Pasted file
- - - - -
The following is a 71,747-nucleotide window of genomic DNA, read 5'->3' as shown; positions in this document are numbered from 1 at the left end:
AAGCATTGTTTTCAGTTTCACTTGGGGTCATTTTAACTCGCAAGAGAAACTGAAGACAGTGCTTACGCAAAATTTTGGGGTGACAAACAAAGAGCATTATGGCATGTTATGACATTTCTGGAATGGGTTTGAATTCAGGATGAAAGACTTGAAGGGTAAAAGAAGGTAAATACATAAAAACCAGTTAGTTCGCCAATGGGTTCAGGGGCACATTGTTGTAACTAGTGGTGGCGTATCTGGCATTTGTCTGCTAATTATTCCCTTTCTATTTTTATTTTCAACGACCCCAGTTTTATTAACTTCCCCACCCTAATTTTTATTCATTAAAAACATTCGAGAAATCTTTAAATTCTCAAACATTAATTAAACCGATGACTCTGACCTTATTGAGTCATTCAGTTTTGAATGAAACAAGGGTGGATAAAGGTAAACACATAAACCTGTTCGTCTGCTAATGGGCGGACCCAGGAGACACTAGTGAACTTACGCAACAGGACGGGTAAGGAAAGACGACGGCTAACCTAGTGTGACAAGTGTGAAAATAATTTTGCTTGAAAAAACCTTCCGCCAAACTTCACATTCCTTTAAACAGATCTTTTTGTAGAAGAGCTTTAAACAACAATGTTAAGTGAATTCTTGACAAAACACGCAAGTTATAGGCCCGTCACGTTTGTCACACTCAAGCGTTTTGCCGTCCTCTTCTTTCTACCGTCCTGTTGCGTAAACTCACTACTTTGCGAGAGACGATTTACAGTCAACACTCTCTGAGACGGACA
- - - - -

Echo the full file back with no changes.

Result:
The following is a 71,747-nucleotide window of genomic DNA, read 5'->3' as shown; positions in this document are numbered from 1 at the left end:
AAGCATTGTTTTCAGTTTCACTTGGGGTCATTTTAACTCGCAAGAGAAACTGAAGACAGTGCTTACGCAAAATTTTGGGGTGACAAACAAAGAGCATTATGGCATGTTATGACATTTCTGGAATGGGTTTGAATTCAGGATGAAAGACTTGAAGGGTAAAAGAAGGTAAATACATAAAAACCAGTTAGTTCGCCAATGGGTTCAGGGGCACATTGTTGTAACTAGTGGTGGCGTATCTGGCATTTGTCTGCTAATTATTCCCTTTCTATTTTTATTTTCAACGACCCCAGTTTTATTAACTTCCCCACCCTAATTTTTATTCATTAAAAACATTCGAGAAATCTTTAAATTCTCAAACATTAATTAAACCGATGACTCTGACCTTATTGAGTCATTCAGTTTTGAATGAAACAAGGGTGGATAAAGGTAAACACATAAACCTGTTCGTCTGCTAATGGGCGGACCCAGGAGACACTAGTGAACTTACGCAACAGGACGGGTAAGGAAAGACGACGGCTAACCTAGTGTGACAAGTGTGAAAATAATTTTGCTTGAAAAAACCTTCCGCCAAACTTCACATTCCTTTAAACAGATCTTTTTGTAGAAGAGCTTTAAACAACAATGTTAAGTGAATTCTTGACAAAACACGCAAGTTATAGGCCCGTCACGTTTGTCACACTCAAGCGTTTTGCCGTCCTCTTCTTTCTACCGTCCTGTTGCGTAAACTCACTACTTTGCGAGAGACGATTTACAGTCAACACTCTCTGAGACGGACA